Thomas Jancis, Trajectory Theatre: The feedback for ‘Circus in a Bottle’ has been wonderful with audience members calling it “beautiful” [and] “simple but great”

On future development:

Roderick Morgan, Trajectory Theatre: The showing for us threw up the usual things; stuff that should have worked but didn’t, stuff that shouldn’t have worked but did, stuff that wasn’t even in the performance but somehow became a central part of it. …Though we had spent a great deal of time finding interesting circus history stories to present, what we needed, and what we will be doing in the next iterations of this project, is finding a way to place these anecdotes in a wider story that involves our audience.

On future practice:

Emma Cat performing on rope
Emma Cat performing on rope

Roderick Morgan, Trajectory Theatre: This project has really made me consider the point at which fiction and non-fiction meet. We wanted to represent the often harsh and unfortunate lives of a group within society who make their livings based on their feats and triumphs. We had to look at providing the audience with both of these facets simultaneous[ly] whilst still making work that played in to the wonderful and amazing. I don’t think we hit this right but we have a better idea of how to do this in the future.

Victoria Amedume: It… opened up thinking about how we can become better storytellers, finding way to layer stories between different media and discovering how different media can communicate, interact and support each other to create-multi-textured experience. …we now have the language and understanding of the potential to dig deeper into those ideas and realise them more fully.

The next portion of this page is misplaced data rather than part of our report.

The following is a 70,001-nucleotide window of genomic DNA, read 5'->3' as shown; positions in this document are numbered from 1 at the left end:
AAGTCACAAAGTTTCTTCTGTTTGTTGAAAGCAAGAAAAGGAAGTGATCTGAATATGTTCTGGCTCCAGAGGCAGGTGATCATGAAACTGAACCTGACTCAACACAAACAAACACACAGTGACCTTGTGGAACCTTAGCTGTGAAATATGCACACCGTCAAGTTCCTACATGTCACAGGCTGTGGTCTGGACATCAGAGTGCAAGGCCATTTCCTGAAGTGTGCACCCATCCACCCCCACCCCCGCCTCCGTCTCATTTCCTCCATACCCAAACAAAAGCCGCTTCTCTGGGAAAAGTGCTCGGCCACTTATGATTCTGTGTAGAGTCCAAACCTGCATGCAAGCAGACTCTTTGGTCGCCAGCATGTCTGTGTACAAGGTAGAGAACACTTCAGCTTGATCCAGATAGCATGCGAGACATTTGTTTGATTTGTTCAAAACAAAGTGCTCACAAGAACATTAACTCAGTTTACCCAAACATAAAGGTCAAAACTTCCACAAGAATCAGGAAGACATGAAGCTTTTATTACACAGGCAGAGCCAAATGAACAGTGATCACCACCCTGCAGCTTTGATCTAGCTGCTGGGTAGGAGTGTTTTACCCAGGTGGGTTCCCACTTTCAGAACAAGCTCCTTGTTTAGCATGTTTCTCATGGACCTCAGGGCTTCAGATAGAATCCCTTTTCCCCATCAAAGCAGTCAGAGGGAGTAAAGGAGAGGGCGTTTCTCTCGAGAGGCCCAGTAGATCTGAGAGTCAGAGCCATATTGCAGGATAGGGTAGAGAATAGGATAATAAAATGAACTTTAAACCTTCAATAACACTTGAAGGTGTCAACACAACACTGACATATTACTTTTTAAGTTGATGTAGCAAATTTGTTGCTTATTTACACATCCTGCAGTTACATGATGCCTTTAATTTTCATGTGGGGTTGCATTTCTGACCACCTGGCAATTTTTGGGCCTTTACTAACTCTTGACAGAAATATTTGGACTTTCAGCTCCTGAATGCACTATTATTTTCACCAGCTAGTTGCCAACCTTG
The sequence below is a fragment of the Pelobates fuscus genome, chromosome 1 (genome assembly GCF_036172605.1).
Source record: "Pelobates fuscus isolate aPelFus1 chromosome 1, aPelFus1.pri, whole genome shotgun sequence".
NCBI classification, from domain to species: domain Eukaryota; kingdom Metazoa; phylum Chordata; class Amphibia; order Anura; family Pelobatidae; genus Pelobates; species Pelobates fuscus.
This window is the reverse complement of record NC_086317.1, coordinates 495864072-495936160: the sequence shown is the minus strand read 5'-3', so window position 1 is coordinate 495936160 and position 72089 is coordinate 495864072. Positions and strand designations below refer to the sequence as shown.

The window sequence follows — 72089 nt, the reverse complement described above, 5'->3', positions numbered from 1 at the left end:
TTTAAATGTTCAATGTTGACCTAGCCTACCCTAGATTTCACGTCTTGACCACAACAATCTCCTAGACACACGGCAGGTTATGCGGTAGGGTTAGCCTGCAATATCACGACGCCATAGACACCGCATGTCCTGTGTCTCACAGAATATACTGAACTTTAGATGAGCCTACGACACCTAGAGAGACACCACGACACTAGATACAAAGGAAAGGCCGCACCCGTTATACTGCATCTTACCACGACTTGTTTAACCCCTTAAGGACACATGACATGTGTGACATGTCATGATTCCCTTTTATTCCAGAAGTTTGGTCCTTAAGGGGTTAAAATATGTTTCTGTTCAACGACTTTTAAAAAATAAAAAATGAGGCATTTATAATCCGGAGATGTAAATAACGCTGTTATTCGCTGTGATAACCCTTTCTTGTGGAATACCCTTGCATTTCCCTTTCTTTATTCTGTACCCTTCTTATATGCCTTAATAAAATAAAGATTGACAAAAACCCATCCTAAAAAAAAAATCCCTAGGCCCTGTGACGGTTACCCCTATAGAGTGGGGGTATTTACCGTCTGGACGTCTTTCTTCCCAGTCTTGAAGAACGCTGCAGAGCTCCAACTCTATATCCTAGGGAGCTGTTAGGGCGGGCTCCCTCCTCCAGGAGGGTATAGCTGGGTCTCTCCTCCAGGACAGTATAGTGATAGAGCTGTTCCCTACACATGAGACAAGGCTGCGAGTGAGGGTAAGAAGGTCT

*Carolyn Watt’s PhD is part funded by the Interreg 5A France (Channel) England Research project PONToon, June 2017-November 2020, led by the University of Portsmouth, CCI


If you want up to hear about how the XR Circus continues to develop follow @XRCircus and keep an eye on #XRCircus.

Artists’ Reflections: Beginnings…

Working together in the Fab Lab
Working together in the University of Brighton’s Fab Lab

XR Circus is a project led by researchers but driven by performance practitioners who want to explore the potential of combining circus with new technologies. At key points in this project, this blog asks our artists to describe the experience of being an XR Circus creative. Following the first intensive three day workshop, this is an edited account of what they had to say…

On why XR Circus is important:

Rowan Fae: “My growing feeling is that both technology and arts need each other to move forwards. I sense that technology lacks the contextual and cultural meaning without creative input and that performing arts is in danger of just dieing out without harnessing the power of new technologies.”

Victoria Amedume: “The workshops have opened up a number of new possibilities and I feel like a baby again in a new world, which is for an artist an exciting place to be.”

On working together:

Paper-based ideas developed collaboratively